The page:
(If you missed Part 1, click here … )
While I’ve pretty much begun to resolve those particular grief issues, there’s still that lack of strength that I feel I need in order to go through the entire adoption process. Because it takes someone who really has enough strength to climb over the proverbial brick wall getting in the way of having a child. And specifically, I’m talking about all the rules and regulations and investigations into your private lives just to raise a child that is not biologically your own. Quite frankly, I know that I don’t have what it takes to go through that.
Why do I say that? (And Kelly … hopefully, this will help answer the question you posed to me at one time … ) Well first of all, I just know what I’m capable of handling emotionally, and I know that I wouldn’t be able to survive any further disappointment or heartache. Or as my new favorite quote from Pam says:
It got to the point where the potential for more heartbreak was more overwhelming than the glimmer of very small hope.
The second reason I feel as if I have little strength is because I have little confidence that things will come relatively straightforward and simple to us.
Not that I expect adoption to be an easy path. If we did decide to adopt, I have this very strong suspicion that we’d have so many more walls to climb. Give me a chance to explain … and I’d absolutely love to hear what others have to say to contribute to this discussion.
Let’s start off with Domestic Adoption:
- Hubby & I both Asian American; Filipino American, to be specific.
- How often do you suppose any Potential Birth Moms (PBM) would look at our dossier and — just by looks alone — think that we’d make great parents when their child will (most likely) not look at all similar to the adoptive couple that they’d hope to raise their child?
- Or that the PBM might worry that their child would face more barriers having Asian American parents?
- How often are Asian American babies given up for adoption; especially if the PBM is also Asian or Asian American? Culture dictates that family is important. If the child is not wanted in the immediate family; chances are that there is another family member (aunt, cousin, third uncle twice removed) that is willing to raise the child. Unfortunately, that’s a situation that’s likely never going to happen to us.
Moving onto International Adoption:
- There are stricter laws and regulations from various countries in effect.
- Some specific countries, like Russia and Guatemala, have either suspended or have placed holds on any adoptions to the US.
- Wait time. Even for Filipino adoptions there are certain stipulations on how and when a child can be adopted; when the child can come back to the US with the adopted parents. And quite frankly, I don’t think I can afford the three-year wait in order to adopt a child from my native country.
And finally other, all-encompassing barriers:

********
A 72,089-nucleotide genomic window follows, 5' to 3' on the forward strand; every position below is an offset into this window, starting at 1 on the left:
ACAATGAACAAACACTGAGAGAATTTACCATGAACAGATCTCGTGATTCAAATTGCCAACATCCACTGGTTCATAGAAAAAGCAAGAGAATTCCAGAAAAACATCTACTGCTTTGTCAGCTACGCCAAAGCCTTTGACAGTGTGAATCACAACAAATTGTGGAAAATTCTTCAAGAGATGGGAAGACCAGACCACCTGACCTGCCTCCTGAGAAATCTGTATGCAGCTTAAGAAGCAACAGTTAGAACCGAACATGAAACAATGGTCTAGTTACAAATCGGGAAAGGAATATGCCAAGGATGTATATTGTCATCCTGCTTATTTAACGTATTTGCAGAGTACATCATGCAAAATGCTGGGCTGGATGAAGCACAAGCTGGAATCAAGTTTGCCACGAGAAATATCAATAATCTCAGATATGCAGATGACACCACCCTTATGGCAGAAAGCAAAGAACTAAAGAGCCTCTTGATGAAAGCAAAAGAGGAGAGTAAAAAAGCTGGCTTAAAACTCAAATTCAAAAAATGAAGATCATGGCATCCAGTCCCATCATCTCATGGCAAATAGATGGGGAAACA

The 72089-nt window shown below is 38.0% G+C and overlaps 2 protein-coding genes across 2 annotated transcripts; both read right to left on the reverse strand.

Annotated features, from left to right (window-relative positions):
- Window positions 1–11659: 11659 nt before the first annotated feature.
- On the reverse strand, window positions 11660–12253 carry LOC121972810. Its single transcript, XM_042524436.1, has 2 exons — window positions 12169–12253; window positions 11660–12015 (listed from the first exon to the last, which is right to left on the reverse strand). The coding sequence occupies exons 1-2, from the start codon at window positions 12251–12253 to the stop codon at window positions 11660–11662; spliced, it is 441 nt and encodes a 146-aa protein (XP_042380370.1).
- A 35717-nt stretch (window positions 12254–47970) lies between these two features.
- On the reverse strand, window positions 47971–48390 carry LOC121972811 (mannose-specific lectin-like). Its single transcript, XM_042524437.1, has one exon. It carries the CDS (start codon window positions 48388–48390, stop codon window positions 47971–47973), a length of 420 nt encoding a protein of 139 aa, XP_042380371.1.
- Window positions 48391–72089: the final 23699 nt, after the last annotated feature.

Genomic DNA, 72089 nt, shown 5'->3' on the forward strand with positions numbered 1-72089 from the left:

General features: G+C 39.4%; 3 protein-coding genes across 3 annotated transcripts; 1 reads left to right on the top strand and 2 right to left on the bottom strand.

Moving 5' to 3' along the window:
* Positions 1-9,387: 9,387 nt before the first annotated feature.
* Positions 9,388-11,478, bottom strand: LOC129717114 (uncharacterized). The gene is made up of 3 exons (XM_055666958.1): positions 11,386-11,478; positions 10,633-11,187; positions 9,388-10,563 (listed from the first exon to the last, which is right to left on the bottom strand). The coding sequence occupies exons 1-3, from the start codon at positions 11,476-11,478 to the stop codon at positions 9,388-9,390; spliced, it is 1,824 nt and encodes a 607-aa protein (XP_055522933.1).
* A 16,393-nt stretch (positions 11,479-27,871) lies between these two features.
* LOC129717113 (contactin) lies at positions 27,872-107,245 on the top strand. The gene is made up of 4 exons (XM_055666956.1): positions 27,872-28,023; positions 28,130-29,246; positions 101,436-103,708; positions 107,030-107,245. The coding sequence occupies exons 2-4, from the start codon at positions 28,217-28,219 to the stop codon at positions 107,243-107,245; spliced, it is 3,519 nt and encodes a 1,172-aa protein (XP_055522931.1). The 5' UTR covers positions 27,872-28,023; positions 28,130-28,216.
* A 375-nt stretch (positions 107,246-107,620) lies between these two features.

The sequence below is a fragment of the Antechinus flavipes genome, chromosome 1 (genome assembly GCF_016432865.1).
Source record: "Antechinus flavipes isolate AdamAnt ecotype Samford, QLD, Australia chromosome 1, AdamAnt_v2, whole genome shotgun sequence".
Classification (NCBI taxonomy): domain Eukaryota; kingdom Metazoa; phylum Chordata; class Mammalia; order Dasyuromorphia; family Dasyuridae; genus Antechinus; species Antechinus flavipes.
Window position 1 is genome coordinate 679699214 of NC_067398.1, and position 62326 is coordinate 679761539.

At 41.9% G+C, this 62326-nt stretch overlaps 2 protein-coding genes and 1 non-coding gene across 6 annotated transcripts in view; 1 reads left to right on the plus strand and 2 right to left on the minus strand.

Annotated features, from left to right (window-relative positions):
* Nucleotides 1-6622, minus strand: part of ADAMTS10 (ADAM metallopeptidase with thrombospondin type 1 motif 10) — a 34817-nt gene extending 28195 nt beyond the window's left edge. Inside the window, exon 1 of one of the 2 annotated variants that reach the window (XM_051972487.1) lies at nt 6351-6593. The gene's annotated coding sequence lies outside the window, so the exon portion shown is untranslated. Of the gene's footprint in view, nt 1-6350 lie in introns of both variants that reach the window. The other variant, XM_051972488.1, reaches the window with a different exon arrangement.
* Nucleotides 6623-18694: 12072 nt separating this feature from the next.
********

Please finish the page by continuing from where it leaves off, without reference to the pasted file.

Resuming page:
- Age: Let’s face it. Hubby & I are currently pushing 40. And yes, I know that there are couples out there that are raising babies that are much older than us. But there was a reason why Hubby & I started trying to conceive within a year of marriage: I had always seen me as a younger mother; one that wanted to finish having babies before the age of 30. There was a specific reason behind that: my mother and I are exactly 3o years apart in age (sorry Mom!). Growing up (particularly in high school), not only did I deal with a cultural barrier, but I also dealt with a huge generational gap. Both my parents were pre-baby boomer, while I was most definitely a Gen-Xer. Even though after I turned 30, I knew that this was something beyond my control, adopting now — especially as the rules and regs of adoption have gotten more strict — well, it no longer seems prudent for both Hubby & my sake.
- Energy: Along with age, this is the second biggest concern that I have. And, if I was honest with myself, the flimsiest barrier of all. Because, really this has to do with energy and stamina. It’s one thing to raise a child with the thought in mind that you’ll be young enough to (somewhat) keep up with their needs. It’s quite another thing knowing that I can no longer wake myself up in the morning without hitting the snooze button a dozen times. Would I be able to care for another life if I can barely care for my own? Like I said, flimsy … but I’m just being honest.
I don’t bring up these points to be negative in any way, shape or form. I’m simply stating facts that appear to be the most obvious barriers for our individual case when it comes to adopting a child. And that’s assuming that we would ever go down that route. And, as I said above, I’d love to hear your thoughts on what I perceive as barriers.
As it is, I feel that we’ve already played our game of Infertility Roulette. We’ve already placed all the bets we wanted to at this time in our lives. And we lost that bet. With adoption (or h*ll, even if we ever decided to go through IVF again), I want something I can be sure of … something I can count on.
I hesitate using the word “guarantee” … since nothing in life is ever guaranteed, but after more than ten years of fighting the odds and now facing even greater odds against us (age, finances, etc), Hubby & I opted to get out of the betting pool.
And this is why, at least in my eyes, it’s never as simple to “just adopt.” It’s never easy to go through another round of IVF.
This is why Hubby & I have decided to “cut our loss” … or in this case, “cut the strings” … and live child-free after infertility.
Infertility Bets On Hold, Part 1
Information on Filipino Adoptions
Wiki Info on the Pre-Baby Boom Generation
Wiki Info on Generation X